William Barclay, the great Scottish commentator, suggests that there may be some reason to believe, however, that Demas later returned to fellowship with the Lord. He points out that the name Demas is a nickname for Demetrius, and that there are two Demetriuses mentioned in Scripture. One was the silversmith in Ephesus who led the riot, recorded in the eighteenth chapter of Acts, that threatened the apostle’s life. There is at least a slight suggestion that he may have been converted because of that encounter and became the Demas who accompanied Paul on some of his journeys. Paul refers to him in the letter to Philippians as, “my fellow laborer.” Now that his love has cooled, however, Demas has returned to Thessalonica, where he perhaps originally came from, turning away, at least, from a forthright Christian testimony.
But in the letters of John, who wrote somewhat later than Paul, another Demetrius is mentioned. This man seems to be a very responsible, dependable Christian. Barclay suggests that this, perhaps, is the whole story of Demas; that he began as a pagan and an idol worshipper, was converted, accompanied the apostle, then drifted back into the world for a while, but eventually God reached him again and turned him around, and he ended his life as a respected believer.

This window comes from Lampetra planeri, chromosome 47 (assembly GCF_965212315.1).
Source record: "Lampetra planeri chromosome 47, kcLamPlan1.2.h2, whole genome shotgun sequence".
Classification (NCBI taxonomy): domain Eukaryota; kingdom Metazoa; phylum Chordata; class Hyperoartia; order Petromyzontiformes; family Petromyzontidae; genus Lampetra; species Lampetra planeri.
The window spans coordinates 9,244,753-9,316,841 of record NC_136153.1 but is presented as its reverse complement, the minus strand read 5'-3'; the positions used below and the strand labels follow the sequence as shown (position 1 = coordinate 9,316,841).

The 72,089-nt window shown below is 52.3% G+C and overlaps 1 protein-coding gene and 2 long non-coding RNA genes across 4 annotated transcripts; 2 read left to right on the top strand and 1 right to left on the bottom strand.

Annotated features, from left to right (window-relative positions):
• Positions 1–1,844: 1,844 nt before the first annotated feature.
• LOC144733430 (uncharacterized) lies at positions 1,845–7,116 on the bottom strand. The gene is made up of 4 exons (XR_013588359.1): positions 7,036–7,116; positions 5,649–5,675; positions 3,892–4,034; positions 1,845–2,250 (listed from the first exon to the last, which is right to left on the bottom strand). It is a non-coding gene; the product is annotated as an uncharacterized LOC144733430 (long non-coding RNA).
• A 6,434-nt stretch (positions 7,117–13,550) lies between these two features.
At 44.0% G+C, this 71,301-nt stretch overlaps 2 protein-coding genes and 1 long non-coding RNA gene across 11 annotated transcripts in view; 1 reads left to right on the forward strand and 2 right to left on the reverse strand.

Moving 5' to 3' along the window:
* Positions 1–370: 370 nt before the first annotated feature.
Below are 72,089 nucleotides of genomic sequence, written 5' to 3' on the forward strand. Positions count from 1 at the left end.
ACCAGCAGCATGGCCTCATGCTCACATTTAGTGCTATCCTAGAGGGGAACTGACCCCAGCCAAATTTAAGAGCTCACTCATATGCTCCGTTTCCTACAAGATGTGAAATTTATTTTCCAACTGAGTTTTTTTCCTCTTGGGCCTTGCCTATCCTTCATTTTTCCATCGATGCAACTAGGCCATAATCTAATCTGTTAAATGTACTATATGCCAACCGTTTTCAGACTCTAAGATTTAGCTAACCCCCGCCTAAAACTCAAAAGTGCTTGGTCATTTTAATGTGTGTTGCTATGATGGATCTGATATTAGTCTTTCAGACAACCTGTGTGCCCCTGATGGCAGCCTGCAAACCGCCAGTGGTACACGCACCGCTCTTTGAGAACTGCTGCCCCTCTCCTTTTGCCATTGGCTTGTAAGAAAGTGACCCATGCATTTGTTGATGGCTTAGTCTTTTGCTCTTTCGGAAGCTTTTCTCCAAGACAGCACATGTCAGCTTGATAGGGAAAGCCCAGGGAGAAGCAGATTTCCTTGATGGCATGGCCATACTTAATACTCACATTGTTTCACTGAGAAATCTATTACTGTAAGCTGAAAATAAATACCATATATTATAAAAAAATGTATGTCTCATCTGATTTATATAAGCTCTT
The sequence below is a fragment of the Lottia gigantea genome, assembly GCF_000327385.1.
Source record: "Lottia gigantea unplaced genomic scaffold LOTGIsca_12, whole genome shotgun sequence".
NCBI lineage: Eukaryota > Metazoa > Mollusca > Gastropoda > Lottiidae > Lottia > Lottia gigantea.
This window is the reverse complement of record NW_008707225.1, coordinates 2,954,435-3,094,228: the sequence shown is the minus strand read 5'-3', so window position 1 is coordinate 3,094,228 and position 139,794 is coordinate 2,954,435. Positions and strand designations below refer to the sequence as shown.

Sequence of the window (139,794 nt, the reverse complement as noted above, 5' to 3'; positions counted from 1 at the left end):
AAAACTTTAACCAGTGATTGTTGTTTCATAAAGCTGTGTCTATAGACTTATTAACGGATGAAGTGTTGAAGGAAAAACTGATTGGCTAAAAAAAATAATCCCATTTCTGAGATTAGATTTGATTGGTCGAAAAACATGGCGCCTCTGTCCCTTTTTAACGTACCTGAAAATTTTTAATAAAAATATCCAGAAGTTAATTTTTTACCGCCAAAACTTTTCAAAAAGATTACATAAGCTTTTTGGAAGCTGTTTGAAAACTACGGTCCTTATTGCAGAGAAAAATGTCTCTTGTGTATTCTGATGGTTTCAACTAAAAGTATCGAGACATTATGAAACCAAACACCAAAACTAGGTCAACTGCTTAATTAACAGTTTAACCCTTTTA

This highly speculative, however. There is very little evidence for that. As far as we know, this is the last picture we have of Demas. He stands for those heartbreaking cases who have begun well, who seem to hold forth much promise of faithfulness in Christ, but drift back again into the empty pleasures and commerce of the world, lose their Christian testimony, and nothing further is heard of them. This was a great heartbreak to the apostle; he writes these words with a tremendous sense of loss. (Taken from a sermon on II Timothy 4:9-22 by Ray Stedman)
William Tyndale, a year before he was strangled and burned at the stake in 1536 for giving us the Bible in English, wrote from his prison just north of Brussels, just like Paul:
I beg your lordship . . . that if I am to remain here through the winter, you will request the commissary to have the kindness to send me, from the goods of mine which he has . . . a warmer coat also, for this which I have is very thin; a piece of cloth too to patch my leggings. . . . But most of all I beg and beseech your clemency to be urgent with the commissary, that he will kindly permit me to have the Hebrew Bible, Hebrew grammar, and Hebrew dictionary, that I may pass the time in that study. (David Daniell, William Tyndale: A Biography, 374.)